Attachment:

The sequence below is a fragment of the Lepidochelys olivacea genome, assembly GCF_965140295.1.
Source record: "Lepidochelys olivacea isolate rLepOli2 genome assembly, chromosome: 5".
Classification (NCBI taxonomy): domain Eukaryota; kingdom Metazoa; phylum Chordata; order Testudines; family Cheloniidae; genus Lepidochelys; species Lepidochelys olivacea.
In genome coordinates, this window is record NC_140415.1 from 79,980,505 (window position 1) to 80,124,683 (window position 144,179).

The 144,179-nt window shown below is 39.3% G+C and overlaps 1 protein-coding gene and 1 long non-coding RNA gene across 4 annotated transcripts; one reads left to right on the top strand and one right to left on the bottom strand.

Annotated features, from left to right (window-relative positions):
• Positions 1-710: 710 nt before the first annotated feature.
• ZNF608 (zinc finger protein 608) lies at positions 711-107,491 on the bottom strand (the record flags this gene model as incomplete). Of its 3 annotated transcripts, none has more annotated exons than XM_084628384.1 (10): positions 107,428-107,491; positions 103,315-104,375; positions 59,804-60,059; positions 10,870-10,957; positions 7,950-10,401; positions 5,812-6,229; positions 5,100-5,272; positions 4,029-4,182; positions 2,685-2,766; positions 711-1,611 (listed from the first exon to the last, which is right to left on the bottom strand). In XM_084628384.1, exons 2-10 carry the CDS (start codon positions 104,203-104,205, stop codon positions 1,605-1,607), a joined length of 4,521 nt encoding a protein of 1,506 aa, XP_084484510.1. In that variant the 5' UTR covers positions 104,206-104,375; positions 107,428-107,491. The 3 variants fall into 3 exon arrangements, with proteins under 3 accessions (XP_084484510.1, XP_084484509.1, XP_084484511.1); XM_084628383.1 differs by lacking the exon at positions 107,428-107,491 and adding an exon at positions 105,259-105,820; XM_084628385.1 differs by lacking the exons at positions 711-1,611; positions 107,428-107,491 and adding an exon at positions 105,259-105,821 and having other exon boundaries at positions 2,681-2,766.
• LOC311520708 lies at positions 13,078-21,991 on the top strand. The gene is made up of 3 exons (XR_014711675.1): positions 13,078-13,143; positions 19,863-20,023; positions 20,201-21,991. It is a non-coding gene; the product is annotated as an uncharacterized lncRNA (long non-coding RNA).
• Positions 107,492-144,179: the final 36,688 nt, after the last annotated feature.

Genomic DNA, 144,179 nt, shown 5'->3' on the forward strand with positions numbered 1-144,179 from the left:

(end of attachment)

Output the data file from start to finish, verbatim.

The sequence below is a fragment of the Lepidochelys olivacea genome, assembly GCF_965140295.1.
Source record: "Lepidochelys olivacea isolate rLepOli2 genome assembly, chromosome: 5".
Classification (NCBI taxonomy): domain Eukaryota; kingdom Metazoa; phylum Chordata; order Testudines; family Cheloniidae; genus Lepidochelys; species Lepidochelys olivacea.
In genome coordinates, this window is record NC_140415.1 from 79,980,505 (window position 1) to 80,124,683 (window position 144,179).

The 144,179-nt window shown below is 39.3% G+C and overlaps 1 protein-coding gene and 1 long non-coding RNA gene across 4 annotated transcripts; one reads left to right on the top strand and one right to left on the bottom strand.

Annotated features, from left to right (window-relative positions):
• Positions 1-710: 710 nt before the first annotated feature.
• ZNF608 (zinc finger protein 608) lies at positions 711-107,491 on the bottom strand (the record flags this gene model as incomplete). Of its 3 annotated transcripts, none has more annotated exons than XM_084628384.1 (10): positions 107,428-107,491; positions 103,315-104,375; positions 59,804-60,059; positions 10,870-10,957; positions 7,950-10,401; positions 5,812-6,229; positions 5,100-5,272; positions 4,029-4,182; positions 2,685-2,766; positions 711-1,611 (listed from the first exon to the last, which is right to left on the bottom strand). In XM_084628384.1, exons 2-10 carry the CDS (start codon positions 104,203-104,205, stop codon positions 1,605-1,607), a joined length of 4,521 nt encoding a protein of 1,506 aa, XP_084484510.1. In that variant the 5' UTR covers positions 104,206-104,375; positions 107,428-107,491. The 3 variants fall into 3 exon arrangements, with proteins under 3 accessions (XP_084484510.1, XP_084484509.1, XP_084484511.1); XM_084628383.1 differs by lacking the exon at positions 107,428-107,491 and adding an exon at positions 105,259-105,820; XM_084628385.1 differs by lacking the exons at positions 711-1,611; positions 107,428-107,491 and adding an exon at positions 105,259-105,821 and having other exon boundaries at positions 2,681-2,766.
• LOC311520708 lies at positions 13,078-21,991 on the top strand. The gene is made up of 3 exons (XR_014711675.1): positions 13,078-13,143; positions 19,863-20,023; positions 20,201-21,991. It is a non-coding gene; the product is annotated as an uncharacterized lncRNA (long non-coding RNA).
• Positions 107,492-144,179: the final 36,688 nt, after the last annotated feature.

Genomic DNA, 144,179 nt, shown 5'->3' on the forward strand with positions numbered 1-144,179 from the left: